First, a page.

The pieces have already been put into motion for the next decade, for which we know there are at least two leaders who will not change: Putin in Russia and Jinping in China. Obama’s time is coming to an end, and changes in Europe are on their way, from the new commission to the worrisome political tendencies of many member states. The BRIC countries have already founded their own Development Bank, and the International Monetary Fund has not kept its promise to adjust voting rights to the new international reality, as was established in the G-20 Summit in Seoul.
It’s important to note that up until now, China has possessed the same voting rights as Belgium. Meanwhile, the Near East, together with the South China Sea, has been confirmed as a focal point of unavoidable global instability. In addition to the Israeli-Palestinian conflict and the problems following the Arab riots, another global threat has arisen from the Islamic State’s jihad, which is no longer a network of dispersed cells, as was al-Qaida, but rather a territorial entity operating as a pseudo-state, which emerged from the Syrian civil war and the chronic instability of Iraq and which now occupies parts of the both countries’ territories.
The United States, which is no longer willing to be the sole guardian of world security, has rushed to form a confusing coalition of almost 30 countries — including 10 Arab countries — in order to fight the Islamic State group, but the organization and performance of this coalition have yet to be tested. In the 2011 intervention in Libya, the United States applied the so-called “leading from behind” approach, which forced Europe to assume a great part of the responsibility. It’s crucial that the European Union is conscious of the role that it can and should play in these crisis. It’s necessary to understand the enormous responsibility that will be needed in coming years in terms of global safety. The geographic areas that surround Europe are returning to the center of international politics, and Europeans are concerned with handling these situations in the best possible manner, in order to ensure prosperity and stability inside and outside their borders. The delay to the commencement of the Association Agreement with Ukraine, formalized simultaneously in Brussels and Kiev on Sept. 17 of this year and intended to help seek solutions for a consensus with Russia, can be considered a good sign in this regard. Ukraine will hold presidential elections on Oct. 26, when it will commemorate a decade since the beginning of the failed Color Revolution. Let’s hope that this time it will be able to find a national project that can sail the country to a good harbor.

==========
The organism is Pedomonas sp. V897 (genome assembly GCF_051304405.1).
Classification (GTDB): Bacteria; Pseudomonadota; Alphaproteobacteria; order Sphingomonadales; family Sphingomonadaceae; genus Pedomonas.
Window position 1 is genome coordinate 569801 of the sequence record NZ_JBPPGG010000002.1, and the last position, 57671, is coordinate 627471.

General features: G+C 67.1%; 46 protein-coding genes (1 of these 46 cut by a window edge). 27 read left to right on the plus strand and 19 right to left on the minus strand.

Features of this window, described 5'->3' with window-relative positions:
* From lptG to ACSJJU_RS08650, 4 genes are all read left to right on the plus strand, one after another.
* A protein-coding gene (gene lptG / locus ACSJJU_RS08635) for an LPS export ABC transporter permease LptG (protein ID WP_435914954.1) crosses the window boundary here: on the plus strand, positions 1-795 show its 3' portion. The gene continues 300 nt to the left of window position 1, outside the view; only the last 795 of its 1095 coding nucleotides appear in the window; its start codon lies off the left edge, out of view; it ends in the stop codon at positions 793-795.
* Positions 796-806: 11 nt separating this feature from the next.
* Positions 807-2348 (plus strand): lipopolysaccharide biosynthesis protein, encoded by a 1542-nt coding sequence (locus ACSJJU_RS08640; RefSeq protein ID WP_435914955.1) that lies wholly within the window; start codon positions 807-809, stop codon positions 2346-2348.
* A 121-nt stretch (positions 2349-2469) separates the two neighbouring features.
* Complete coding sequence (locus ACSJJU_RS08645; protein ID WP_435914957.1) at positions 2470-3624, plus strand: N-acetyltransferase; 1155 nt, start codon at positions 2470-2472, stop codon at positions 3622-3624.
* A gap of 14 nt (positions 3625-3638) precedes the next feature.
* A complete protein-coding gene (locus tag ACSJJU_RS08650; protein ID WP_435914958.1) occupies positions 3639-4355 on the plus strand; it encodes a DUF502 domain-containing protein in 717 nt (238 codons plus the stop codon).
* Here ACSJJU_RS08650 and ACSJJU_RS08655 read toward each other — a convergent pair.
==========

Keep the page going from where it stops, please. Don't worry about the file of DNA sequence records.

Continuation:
These global turbulences have arrived precisely at the end of summer of 2014, which marked the 100th anniversary of World War I. The world needs inclusive, representative and renewed multilateral institutions to free itself from the shadow of eternal return. It is of utmost importance to build strategic confidence between the varied protagonists of this new global environment. Only respect, dialogue and the ability to adapt will guarantee security and stability in this current moment when millions of people are climbing out of poverty and entering the middle class.